New treatments and therapies, largely considered impossible in the past, also are driving up insurance rates. These include promising ways to use the human immune system to fight cancer, even though when they arrive on the market the treatments are very expensive.
Uncompensated care also must be considered when evaluating costs for insurance.
“When people don’t have insurance coverage, many will go to the ER for treatment and then not pay,” said Day. “This can later show up in the hospital balance sheet creating higher prices for the insured.”
From the employer perspective, 2019 will include minimal policy pricing increases compared to some years, according to Michelle Grushinski, past president of the NEPA Chapter with the Society of Human Resources Management. In her specific situation, she said this is the result of her organization achieving a good year with insurance claims.
The modest policy price increases, however, are being inflicted in an environment where compensation costs are on the rise due to an outbreak of wage competition, which had been relatively flat for many years.
“For so long an employee merit increase was just a cost of living increase,” said Grushinski. “Now, as we move into 2019, compensation costs are great unknowns.”
Grushinski is firm that, despite a great deal of bluster, Washington is delivering only mirrors and deception with health insurance cost reduction. Some of the mandated benefits of insurance targeted by Washington through the Accountable Care Act did raise costs in the short run, but also were potent weapons to reduce insurance claims over the long haul.
“Yes, the tax penalty for employers will now be dismantled, but when you look comprehensively it’s obvious we’re experiencing only a guerrilla war with changes,” said Grushinski. “There is nothing coming out of Washington to address the long-term cost problems, and now we’ve got a lot of confusion over system changes in fines from the IRS.”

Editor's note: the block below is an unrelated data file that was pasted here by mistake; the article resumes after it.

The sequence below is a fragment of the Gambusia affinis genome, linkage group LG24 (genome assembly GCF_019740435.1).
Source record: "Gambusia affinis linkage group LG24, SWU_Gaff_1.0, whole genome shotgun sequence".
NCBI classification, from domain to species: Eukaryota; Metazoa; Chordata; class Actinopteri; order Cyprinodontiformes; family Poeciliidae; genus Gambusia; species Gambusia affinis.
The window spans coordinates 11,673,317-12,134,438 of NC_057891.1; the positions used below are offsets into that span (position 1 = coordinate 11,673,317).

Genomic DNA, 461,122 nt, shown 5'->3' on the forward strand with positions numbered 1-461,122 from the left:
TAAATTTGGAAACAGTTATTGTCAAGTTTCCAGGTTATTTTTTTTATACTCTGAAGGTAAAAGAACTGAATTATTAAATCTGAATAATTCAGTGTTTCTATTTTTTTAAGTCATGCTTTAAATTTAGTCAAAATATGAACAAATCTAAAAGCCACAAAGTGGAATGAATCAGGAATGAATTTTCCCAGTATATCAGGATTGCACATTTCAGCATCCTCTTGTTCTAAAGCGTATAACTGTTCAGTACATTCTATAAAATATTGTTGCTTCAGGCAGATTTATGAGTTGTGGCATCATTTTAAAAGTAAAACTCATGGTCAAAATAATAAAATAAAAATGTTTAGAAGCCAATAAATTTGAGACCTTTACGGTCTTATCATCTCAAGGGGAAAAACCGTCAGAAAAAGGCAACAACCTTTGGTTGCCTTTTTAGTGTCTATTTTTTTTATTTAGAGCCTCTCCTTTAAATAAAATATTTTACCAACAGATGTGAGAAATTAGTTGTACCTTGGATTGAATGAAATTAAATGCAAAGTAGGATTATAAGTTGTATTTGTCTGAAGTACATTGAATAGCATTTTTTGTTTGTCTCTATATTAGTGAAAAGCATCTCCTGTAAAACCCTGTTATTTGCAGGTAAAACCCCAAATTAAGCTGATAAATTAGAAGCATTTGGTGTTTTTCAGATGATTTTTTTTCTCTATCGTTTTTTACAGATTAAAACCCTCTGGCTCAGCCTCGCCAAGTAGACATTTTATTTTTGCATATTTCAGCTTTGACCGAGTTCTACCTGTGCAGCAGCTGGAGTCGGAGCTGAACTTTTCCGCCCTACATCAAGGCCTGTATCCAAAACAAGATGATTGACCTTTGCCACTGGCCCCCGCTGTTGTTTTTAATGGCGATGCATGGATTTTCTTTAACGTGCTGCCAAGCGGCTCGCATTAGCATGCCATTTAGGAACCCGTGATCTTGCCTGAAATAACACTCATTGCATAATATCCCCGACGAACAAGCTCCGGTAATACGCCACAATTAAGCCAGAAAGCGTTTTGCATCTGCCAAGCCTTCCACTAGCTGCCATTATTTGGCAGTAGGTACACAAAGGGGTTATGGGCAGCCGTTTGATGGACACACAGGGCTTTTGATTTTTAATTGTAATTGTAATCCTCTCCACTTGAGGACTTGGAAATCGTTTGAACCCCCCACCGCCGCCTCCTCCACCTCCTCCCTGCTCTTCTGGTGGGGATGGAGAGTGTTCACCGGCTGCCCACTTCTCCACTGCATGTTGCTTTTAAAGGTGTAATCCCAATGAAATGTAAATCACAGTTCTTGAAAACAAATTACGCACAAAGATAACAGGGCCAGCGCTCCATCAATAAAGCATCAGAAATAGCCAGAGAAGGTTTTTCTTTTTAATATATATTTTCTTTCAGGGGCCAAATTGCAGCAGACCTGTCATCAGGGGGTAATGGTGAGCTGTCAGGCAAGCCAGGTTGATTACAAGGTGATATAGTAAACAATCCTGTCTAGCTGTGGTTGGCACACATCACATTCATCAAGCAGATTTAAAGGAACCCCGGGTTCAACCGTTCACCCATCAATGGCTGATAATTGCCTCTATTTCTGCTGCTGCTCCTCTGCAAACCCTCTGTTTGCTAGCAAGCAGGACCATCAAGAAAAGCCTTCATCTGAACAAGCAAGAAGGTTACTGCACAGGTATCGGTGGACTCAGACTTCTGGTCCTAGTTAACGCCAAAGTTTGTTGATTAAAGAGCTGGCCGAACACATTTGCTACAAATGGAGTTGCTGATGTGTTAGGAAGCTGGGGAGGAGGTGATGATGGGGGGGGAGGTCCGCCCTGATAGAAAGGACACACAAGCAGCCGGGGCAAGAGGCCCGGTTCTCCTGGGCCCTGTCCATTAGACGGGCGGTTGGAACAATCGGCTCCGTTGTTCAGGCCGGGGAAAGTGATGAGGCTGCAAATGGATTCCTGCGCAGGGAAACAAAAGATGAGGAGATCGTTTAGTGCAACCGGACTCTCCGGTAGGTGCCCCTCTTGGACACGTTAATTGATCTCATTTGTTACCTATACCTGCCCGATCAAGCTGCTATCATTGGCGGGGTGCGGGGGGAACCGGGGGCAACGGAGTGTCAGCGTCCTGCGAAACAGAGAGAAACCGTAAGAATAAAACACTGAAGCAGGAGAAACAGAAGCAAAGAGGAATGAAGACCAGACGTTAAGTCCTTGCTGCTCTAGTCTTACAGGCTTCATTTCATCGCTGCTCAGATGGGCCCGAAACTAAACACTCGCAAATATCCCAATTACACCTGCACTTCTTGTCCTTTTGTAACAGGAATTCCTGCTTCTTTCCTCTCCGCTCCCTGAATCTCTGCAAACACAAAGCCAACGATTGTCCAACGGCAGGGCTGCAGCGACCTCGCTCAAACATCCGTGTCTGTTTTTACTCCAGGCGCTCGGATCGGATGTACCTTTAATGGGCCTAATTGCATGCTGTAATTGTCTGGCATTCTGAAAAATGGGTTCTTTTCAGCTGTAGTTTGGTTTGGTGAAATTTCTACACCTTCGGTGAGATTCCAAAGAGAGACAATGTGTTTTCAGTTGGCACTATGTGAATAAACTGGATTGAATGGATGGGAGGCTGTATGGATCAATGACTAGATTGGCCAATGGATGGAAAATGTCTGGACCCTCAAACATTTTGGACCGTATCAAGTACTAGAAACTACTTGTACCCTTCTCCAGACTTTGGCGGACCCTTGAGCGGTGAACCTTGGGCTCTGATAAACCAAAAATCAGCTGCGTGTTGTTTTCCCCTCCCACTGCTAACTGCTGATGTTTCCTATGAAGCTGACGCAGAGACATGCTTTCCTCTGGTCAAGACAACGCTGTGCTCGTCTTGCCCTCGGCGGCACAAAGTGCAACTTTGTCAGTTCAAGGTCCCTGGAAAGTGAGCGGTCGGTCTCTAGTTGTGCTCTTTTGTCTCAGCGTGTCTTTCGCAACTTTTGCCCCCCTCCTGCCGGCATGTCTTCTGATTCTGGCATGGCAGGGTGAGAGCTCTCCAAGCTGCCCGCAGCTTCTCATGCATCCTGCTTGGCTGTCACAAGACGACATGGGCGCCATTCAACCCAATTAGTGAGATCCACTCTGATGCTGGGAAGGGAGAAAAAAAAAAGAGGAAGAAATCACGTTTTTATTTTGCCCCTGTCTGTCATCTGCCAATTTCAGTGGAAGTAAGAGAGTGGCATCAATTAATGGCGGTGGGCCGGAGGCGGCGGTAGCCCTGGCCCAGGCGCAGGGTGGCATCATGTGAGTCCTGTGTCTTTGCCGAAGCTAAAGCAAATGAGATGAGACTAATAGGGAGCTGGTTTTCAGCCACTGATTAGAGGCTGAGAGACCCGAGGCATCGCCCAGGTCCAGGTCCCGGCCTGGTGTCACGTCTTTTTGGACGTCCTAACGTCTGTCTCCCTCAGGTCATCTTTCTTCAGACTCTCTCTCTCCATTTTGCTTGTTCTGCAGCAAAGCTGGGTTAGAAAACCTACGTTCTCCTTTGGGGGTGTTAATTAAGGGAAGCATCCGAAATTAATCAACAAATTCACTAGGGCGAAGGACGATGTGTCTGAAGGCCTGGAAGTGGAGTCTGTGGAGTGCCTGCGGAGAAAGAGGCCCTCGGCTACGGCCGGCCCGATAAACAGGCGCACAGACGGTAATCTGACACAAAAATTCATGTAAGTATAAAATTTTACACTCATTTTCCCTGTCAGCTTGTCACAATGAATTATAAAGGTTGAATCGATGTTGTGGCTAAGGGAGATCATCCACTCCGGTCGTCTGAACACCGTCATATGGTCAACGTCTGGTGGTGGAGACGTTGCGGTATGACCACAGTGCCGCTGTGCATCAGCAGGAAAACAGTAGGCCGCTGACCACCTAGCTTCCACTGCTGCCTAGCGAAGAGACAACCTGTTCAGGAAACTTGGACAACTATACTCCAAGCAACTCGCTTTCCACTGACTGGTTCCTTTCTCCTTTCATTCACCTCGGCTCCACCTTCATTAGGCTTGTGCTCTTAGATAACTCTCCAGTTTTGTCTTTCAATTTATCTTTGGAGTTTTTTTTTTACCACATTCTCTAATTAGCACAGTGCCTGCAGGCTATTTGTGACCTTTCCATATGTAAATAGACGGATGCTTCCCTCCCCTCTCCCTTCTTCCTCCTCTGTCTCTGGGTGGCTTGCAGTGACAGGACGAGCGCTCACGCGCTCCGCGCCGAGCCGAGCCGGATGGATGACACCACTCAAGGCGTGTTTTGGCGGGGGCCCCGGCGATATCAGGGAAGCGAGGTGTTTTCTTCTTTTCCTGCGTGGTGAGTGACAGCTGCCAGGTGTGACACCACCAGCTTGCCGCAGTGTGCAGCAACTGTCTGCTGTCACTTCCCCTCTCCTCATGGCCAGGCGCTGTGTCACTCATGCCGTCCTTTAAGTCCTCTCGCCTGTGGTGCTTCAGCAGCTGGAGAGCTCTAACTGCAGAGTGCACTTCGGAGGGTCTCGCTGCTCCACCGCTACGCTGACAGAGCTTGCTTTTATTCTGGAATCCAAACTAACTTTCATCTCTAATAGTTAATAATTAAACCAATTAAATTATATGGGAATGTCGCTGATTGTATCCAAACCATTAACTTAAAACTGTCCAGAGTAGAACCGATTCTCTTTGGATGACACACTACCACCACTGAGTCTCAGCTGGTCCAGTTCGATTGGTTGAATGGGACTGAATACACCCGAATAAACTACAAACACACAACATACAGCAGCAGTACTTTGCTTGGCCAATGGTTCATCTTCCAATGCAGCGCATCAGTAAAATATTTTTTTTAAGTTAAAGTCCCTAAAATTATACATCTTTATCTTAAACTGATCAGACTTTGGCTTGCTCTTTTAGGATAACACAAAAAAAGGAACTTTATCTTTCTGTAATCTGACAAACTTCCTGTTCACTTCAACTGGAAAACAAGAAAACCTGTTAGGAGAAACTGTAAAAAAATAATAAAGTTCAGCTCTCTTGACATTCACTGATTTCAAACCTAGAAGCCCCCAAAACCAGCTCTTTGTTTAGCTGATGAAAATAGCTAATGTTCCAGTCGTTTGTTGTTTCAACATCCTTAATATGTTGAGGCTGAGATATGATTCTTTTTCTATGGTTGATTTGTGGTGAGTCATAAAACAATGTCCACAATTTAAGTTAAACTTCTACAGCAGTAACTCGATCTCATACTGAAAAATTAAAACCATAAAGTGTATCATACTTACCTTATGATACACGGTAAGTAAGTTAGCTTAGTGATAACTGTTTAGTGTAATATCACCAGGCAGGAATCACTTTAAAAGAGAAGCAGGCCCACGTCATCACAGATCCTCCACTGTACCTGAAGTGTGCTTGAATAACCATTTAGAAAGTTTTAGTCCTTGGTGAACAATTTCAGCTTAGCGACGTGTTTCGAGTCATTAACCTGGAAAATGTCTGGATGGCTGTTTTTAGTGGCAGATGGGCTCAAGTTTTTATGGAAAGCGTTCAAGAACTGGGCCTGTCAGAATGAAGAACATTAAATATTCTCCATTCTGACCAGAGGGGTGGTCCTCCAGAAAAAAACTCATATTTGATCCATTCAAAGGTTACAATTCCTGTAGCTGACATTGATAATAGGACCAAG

She added that an honest examination of long-term trends within the employer insurance market reveal a system headed for a shipwreck.
“The employer system with these annual five percent to seven percent increases just cannot continue, and there’s no simple answer to fixing it,” said Grushinski.
Add in celebration
Kurt Wrobel, chief financial officer and chief actuary with the Geisinger Health Plan, confirmed that his employer small groups will also largely endure a modest rate increase for 2019. This will be in the low single digits, with differing market dynamics for various employers.
He agrees with Day about the three big cost drivers continuing to escalate policy costs and that every health plan is struggling with the same realities. In the case new treatments that save lives, such as using the immune system to fight cancer, Day argues that celebration should also be heard because of the reduction in human suffering.
“Employee wellness programs are one tactic that can help with costs, but changing human behavior is difficult,” said Wrobel. “Data is also indicating that wellness programs must be comprehensive with education. You can just give somebody movie tickets for what they have accomplished with wellness and stop there.”